Baltimore Orioles fall in best start of Kevin Gausman’s career

Baltimore Orioles fans were treated to the best start of Kevin Gausman‘s career in Oakland last night. I can’t underestimate how good Gausman was last night. Heck, I’m not sure that his stat line itself does it justice. Gausman’s line: 9.0 IP, 2 H, 0 R, 2 BB, 6 K.

And it’s interesting; Gausman does have one complete game in his career. He pitched a five inning victory in 2014 that was shortened due to rain. And it went as a complete game. Yet last night was the first time in his career that he had pitched nine innings. And make no mistake, Gausman deserved a better fate. There can be no question.

This was a strange game, and one in fact that the Orioles probably could have lost well before they did. Oakland appeared to hit into an inning-ending double-play in the third, however the trail runner was ruled safe at first base. It appeared from the naked eye that the runner was out, so the first issue was why was he ruled safe?

Replays seemed to show that the Orioles would win this challenge. The runners foot was in the air as the ball hit Kevin Gausman’s glove. Yet the runner was ruled safe for what the umpires in New York called a lack of indisputable evidence that the call on the field was incorrect. Oakland got an extra out, through no fault of the Orioles. But to Gausman’s credit, he immediately got them out of the inning instead of making it into a bigger problem.

But in the fourth inning Manny Machado was caught stealing second. As a result of the fact that the Orioles had used and lost their challenge, they couldn’t ask for instant replay. I’m not sure they would have won that challenge, but it still would have been nice to have had the option to use it.

Yet the Birds left 11 men on base and went 0-for-7 with RISP. So they had opportunities. They just couldn’t make the key hit or drive in the key run. All things being equal, one hit with a runner in scoring position would have given Gausman and the Orioles a win. And Gausman certainly deserved it. Unfortunately it was Oakland who got that big hit, and it came in the form of a walk off two-run homer by Davis in the last of the twelfth.

That homer came off of Pedro Araujo, who was called on to pitch the twelfth. And Buck Showalter addressed after the game why he had a Rule 5 pick in the game at that key moment (quote courtesy of Roch Kubatko, MASNsports):

Darren (O’Day) is down, (Miguel) Castro’s down, (Brad) Brach. Richard’s been in three of the last four days. We get a lot of those short starts. We had our chances to win that game in nine, 10 innings.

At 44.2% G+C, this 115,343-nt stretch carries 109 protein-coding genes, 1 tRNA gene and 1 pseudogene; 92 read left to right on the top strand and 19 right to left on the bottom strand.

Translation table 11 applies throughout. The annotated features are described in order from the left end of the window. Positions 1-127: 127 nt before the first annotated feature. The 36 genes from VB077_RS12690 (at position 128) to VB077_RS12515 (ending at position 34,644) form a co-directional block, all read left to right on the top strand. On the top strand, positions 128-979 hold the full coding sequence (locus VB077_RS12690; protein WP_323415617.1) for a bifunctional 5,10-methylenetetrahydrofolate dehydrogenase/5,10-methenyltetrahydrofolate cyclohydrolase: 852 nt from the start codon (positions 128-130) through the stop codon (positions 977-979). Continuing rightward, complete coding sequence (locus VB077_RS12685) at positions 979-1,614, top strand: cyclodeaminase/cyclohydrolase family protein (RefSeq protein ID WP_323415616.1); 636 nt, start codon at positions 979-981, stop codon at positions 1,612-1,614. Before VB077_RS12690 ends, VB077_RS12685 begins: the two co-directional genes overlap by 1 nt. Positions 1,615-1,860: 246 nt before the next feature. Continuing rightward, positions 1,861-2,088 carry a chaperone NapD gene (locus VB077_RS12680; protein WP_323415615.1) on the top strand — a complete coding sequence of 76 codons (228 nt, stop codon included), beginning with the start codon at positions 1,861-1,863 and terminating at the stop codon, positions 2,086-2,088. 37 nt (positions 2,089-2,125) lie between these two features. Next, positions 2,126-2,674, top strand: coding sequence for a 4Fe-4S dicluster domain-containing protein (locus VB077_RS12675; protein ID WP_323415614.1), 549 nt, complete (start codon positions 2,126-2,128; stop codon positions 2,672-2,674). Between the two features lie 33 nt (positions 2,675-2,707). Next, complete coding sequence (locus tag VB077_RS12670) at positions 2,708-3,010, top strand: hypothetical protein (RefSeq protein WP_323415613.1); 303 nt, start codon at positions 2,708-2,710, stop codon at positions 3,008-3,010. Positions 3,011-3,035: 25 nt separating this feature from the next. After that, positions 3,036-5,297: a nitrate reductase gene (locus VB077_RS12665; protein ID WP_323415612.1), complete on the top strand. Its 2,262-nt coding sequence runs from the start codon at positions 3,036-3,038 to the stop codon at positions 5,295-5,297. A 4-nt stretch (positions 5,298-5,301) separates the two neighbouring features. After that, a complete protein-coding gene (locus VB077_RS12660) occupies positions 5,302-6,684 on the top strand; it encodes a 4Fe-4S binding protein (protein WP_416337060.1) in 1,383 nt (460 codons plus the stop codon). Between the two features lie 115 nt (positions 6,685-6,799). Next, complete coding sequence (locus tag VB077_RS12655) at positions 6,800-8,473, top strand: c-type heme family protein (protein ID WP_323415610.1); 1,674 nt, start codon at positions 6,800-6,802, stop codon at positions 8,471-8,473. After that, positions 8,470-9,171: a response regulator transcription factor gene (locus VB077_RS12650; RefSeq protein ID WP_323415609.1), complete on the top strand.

“The only way I was going to use Richard potentially was if we went ahead and I was hoping we had enough lead we didn’t have to do that, but it just didn’t materialize. But we get some of the short starts, we get into a situation like this. But we had a lot of chances, not many, but some chances to push across a run if we get a big two-out knock, but I just feel for Gaus. That’s about as good as you can see a starting pitcher pitch.

So having to use multiple relievers early in games back in Anaheim did in fact affect this game. Even still, a lot of fans probably question having a Rule 5 pick in the game in that spot. It’s a fair question to ask, however Showalter’s reasoning is also sound.

Perhaps a bigger concern than the loss was Adam Jones being hit on the wrist late in the game. Jones was in obvious pain, and Showalter announced after the game that he would undergo an X-ray as a precautionary measure. The Orioles hope it’s just sore, but don’t be surprised to see Jones out of the lineup today.

The O’s will try to salvage a win this afternoon at the Oakland Coliseum. Alex Cobb gets the start for the Birds, and he’ll be opposed by Oakland’s Andrew Triggs. Game time is set for just after 4 PM.


  1. any chance the orioles could sign matt harvey who was released by the mets? i know he has had tommy john surgury and hasnt been the same but maybe a change of secenary could make a diffrence just a thought i mean at this point of time would it really hurt not to give him a shot


    1. That would actually be a smart thing to do (in terms of on-field play), and I’ll tell you why. Because it would come at no risk whatsoever to the Orioles. New York is on the hook for Harvey’s salary for the remainder of the season. Harvey has talent, there can be no doubt about that. So anyone who claims Harvey will be doing so on NY’s dime. They would literally be paying Harvey to play for the Orioles or any other team. And if he doesn’t work out, they could just DFA him off the roster and New York would continue paying his salary.

      As I said, it would be smart “on the field.” However Harvey has also proven that he can be a clubhouse cancer. While as I said above he has talent, he’s also proven that he’s not willing to put it to good use if he’s in a situation that he doesn’t like. For some reason or another, New York turned into one of those situations for him. And it shows low character on a person if he closes up and refuses to budge like that. It obviously got so bad that New York opted to DFA him and risk having to pay him to play for another team.

      Win or lose, the Orioles have always been a tight clubhouse. I think that Harvey could probably do some good with the Orioles. Again, from an on-field perspective, that would be a smart move – pitchers with the potential that he has don’t come along everyday (and for FREE at that). But is he a Buck Showalter type of guy? Is he an “Orioles type of guy?” These are all things that the Orioles would want to consider before bringing someone like Harvey in. And I’m sure those things are all being weighed now. Thanks for reading!


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